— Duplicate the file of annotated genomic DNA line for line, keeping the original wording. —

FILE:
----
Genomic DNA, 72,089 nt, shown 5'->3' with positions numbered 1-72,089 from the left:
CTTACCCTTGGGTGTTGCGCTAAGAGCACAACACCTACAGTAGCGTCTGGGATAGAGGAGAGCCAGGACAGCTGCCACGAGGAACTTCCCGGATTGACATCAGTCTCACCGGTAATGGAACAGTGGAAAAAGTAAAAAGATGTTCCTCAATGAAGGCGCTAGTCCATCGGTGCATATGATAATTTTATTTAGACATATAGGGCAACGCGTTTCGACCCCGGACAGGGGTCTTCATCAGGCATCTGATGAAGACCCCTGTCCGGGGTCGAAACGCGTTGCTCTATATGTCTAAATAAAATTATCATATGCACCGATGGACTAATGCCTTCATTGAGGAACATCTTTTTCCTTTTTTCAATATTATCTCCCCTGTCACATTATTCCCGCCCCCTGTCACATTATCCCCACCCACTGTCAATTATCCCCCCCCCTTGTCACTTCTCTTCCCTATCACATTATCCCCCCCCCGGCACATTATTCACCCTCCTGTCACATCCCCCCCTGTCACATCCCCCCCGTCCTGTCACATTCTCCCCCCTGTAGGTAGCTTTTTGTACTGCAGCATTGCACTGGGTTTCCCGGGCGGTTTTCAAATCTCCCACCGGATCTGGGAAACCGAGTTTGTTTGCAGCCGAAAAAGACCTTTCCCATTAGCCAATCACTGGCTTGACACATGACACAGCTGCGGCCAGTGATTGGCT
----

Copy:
Genomic DNA, 72,089 nt, shown 5'->3' with positions numbered 1-72,089 from the left:
CTTACCCTTGGGTGTTGCGCTAAGAGCACAACACCTACAGTAGCGTCTGGGATAGAGGAGAGCCAGGACAGCTGCCACGAGGAACTTCCCGGATTGACATCAGTCTCACCGGTAATGGAACAGTGGAAAAAGTAAAAAGATGTTCCTCAATGAAGGCGCTAGTCCATCGGTGCATATGATAATTTTATTTAGACATATAGGGCAACGCGTTTCGACCCCGGACAGGGGTCTTCATCAGGCATCTGATGAAGACCCCTGTCCGGGGTCGAAACGCGTTGCTCTATATGTCTAAATAAAATTATCATATGCACCGATGGACTAATGCCTTCATTGAGGAACATCTTTTTCCTTTTTTCAATATTATCTCCCCTGTCACATTATTCCCGCCCCCTGTCACATTATCCCCACCCACTGTCAATTATCCCCCCCCCTTGTCACTTCTCTTCCCTATCACATTATCCCCCCCCCGGCACATTATTCACCCTCCTGTCACATCCCCCCCTGTCACATCCCCCCCGTCCTGTCACATTCTCCCCCCTGTAGGTAGCTTTTTGTACTGCAGCATTGCACTGGGTTTCCCGGGCGGTTTTCAAATCTCCCACCGGATCTGGGAAACCGAGTTTGTTTGCAGCCGAAAAAGACCTTTCCCATTAGCCAATCACTGGCTTGACACATGACACAGCTGCGGCCAGTGATTGGCT